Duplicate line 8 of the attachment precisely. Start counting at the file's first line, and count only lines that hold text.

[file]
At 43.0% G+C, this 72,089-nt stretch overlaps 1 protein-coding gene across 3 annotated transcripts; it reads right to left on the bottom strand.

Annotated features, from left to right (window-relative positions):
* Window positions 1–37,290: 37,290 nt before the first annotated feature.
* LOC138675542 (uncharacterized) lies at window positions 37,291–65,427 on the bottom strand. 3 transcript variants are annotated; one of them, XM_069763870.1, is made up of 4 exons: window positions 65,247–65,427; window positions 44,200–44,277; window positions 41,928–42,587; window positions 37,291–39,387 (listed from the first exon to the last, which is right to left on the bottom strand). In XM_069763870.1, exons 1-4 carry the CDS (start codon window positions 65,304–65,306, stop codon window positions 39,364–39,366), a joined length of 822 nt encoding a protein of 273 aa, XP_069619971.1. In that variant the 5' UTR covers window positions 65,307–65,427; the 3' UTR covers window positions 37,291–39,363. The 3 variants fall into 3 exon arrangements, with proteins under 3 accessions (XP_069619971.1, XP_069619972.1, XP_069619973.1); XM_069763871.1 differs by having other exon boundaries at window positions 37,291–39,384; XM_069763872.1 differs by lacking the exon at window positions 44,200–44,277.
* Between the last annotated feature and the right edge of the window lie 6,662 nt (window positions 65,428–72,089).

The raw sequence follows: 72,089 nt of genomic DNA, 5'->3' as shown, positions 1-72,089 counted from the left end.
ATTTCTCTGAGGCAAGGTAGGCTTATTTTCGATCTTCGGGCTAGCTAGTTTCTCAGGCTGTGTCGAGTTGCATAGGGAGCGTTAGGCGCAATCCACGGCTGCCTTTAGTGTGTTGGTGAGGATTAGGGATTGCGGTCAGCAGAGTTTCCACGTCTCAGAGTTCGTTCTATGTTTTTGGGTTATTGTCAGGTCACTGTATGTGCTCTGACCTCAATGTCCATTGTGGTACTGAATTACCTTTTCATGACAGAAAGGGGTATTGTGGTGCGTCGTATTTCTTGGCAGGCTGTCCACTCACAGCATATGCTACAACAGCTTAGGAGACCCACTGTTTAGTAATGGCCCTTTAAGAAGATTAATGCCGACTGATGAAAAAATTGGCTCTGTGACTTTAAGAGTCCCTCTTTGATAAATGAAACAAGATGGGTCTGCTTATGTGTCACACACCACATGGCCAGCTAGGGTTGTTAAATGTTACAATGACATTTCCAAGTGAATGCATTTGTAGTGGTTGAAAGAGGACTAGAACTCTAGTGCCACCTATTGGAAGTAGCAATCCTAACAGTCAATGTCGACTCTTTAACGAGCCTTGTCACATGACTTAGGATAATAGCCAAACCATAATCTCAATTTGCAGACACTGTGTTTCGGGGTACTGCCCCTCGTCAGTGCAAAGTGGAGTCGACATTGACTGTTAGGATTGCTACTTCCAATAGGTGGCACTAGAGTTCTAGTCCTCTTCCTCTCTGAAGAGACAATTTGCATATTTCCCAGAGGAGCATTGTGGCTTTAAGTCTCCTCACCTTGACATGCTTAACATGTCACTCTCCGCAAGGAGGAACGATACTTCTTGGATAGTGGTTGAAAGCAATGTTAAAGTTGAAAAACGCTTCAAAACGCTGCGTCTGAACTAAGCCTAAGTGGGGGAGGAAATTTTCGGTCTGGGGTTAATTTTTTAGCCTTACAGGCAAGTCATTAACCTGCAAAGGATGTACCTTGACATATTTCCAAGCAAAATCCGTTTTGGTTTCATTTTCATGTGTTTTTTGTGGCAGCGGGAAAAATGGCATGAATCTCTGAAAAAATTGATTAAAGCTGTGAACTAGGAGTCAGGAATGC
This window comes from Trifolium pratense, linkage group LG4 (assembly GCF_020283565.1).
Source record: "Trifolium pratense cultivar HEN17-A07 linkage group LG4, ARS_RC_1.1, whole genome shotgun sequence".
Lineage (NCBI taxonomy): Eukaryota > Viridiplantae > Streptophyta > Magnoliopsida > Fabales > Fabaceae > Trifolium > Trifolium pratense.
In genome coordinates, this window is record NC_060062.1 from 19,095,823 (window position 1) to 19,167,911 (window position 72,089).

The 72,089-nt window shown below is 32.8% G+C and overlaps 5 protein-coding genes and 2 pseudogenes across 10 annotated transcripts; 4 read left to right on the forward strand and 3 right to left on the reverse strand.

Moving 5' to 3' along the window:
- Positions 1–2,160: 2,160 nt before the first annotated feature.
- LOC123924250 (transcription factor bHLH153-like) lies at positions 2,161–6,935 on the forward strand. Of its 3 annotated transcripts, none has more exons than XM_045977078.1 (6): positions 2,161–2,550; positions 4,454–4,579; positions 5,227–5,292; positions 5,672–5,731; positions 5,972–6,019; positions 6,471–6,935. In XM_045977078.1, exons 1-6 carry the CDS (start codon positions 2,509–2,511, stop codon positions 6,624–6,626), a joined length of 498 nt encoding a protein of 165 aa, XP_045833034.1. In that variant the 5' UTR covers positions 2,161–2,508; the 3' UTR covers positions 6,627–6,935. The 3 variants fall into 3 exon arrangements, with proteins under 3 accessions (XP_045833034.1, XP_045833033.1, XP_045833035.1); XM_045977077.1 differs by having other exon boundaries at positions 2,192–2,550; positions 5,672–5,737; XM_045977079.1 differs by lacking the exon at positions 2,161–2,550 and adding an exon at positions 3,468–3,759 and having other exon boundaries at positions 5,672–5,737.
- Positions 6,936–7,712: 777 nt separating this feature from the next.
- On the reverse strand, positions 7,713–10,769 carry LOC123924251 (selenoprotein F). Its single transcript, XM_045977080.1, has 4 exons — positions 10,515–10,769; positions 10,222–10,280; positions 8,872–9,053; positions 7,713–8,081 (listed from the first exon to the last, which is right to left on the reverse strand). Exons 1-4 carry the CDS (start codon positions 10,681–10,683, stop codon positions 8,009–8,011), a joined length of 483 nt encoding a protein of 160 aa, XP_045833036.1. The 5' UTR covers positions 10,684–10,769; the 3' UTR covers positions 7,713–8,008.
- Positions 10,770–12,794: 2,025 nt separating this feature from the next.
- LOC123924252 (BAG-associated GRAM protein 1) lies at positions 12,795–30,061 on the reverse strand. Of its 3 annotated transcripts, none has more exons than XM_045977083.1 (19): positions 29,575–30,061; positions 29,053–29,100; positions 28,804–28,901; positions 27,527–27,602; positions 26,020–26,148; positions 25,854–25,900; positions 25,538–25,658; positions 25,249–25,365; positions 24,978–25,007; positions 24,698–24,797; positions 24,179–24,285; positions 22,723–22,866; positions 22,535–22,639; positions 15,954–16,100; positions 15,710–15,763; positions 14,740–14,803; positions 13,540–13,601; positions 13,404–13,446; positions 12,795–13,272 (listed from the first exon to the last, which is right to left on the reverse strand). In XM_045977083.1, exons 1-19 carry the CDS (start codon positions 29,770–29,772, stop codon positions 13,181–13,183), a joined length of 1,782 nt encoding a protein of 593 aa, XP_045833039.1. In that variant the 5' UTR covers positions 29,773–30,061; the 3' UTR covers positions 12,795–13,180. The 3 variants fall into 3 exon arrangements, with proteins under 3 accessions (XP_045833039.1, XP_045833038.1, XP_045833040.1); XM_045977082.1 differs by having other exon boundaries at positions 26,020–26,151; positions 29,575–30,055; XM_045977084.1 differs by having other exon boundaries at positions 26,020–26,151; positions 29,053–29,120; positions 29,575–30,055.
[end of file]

This window comes from Trifolium pratense, linkage group LG4 (assembly GCF_020283565.1).